Recent study shows chemotherapy after biliary tract cancer resection significantly improves how long patients live

Galbladder and biliary tract cancer (your biliary tract connects your liver and galbadder to your pancreas and intestine and helps in food digestion) are rare types of cancer, sometimes associated with underlying liver disease.  It is usually a very aggressive tumor and difficult to cure, even with surgery.

In the past, there have been no trials to show that chemotherapy after surgery added any benefit to patient outcomes.  This year, though, a randomized study called the BILCAP trial was published, showing that giving an oral chemotherapy drug called capecitabine for 6-8 months after surgery for resected gallbladder or biliary tract cancer significantly increased the average survival and cure rate of patients.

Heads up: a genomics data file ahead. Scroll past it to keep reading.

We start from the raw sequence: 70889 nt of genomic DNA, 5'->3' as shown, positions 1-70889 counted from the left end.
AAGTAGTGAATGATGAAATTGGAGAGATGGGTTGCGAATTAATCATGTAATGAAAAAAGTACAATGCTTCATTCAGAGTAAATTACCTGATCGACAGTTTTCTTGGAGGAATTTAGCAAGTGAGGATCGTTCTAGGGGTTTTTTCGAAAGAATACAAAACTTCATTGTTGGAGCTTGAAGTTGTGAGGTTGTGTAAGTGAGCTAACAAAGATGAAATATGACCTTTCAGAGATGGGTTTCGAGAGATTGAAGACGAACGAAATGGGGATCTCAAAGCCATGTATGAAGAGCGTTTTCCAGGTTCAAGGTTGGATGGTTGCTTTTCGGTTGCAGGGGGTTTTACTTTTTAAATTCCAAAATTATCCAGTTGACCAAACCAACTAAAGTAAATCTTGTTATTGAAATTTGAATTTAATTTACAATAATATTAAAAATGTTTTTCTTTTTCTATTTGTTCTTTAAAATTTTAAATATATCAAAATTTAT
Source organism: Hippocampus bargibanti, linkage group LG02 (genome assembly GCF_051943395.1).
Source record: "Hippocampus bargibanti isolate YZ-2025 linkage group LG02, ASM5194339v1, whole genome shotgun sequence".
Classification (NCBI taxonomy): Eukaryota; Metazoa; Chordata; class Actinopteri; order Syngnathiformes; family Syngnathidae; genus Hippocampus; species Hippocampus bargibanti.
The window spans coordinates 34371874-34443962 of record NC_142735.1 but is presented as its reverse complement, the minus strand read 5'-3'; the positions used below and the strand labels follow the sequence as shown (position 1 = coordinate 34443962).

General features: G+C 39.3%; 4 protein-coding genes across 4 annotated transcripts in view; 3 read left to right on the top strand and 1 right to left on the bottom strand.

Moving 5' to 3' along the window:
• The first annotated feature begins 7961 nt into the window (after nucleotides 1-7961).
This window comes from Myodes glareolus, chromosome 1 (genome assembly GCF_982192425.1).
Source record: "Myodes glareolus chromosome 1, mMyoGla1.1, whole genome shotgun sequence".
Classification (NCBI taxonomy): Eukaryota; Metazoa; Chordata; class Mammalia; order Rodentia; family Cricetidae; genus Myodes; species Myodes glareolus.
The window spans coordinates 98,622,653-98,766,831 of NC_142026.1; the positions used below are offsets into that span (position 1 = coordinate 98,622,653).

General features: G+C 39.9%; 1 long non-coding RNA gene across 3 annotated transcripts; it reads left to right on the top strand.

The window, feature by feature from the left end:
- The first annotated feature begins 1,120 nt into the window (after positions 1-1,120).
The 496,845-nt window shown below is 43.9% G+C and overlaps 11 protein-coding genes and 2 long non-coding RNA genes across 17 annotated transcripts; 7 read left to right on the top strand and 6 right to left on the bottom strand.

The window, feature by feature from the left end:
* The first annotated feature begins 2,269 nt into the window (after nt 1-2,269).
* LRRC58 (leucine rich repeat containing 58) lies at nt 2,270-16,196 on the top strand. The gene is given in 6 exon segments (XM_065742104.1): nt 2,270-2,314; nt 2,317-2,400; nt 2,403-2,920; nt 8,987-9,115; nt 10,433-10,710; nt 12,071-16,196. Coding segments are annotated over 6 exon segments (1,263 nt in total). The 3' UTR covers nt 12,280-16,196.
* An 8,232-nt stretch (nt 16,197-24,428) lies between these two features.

Capecitabine has been a drug commonly used for colon cancer and other GI malignancies for a while, so we are quite familiar with its side effects and keeping toxicities to a manageable level.  Given chemotherapy after surgery reduced risk of death by 25% compared to surgery alone, this should be a standard treatment for all patients with biliary tract cancer who can tolerate chemotherapy.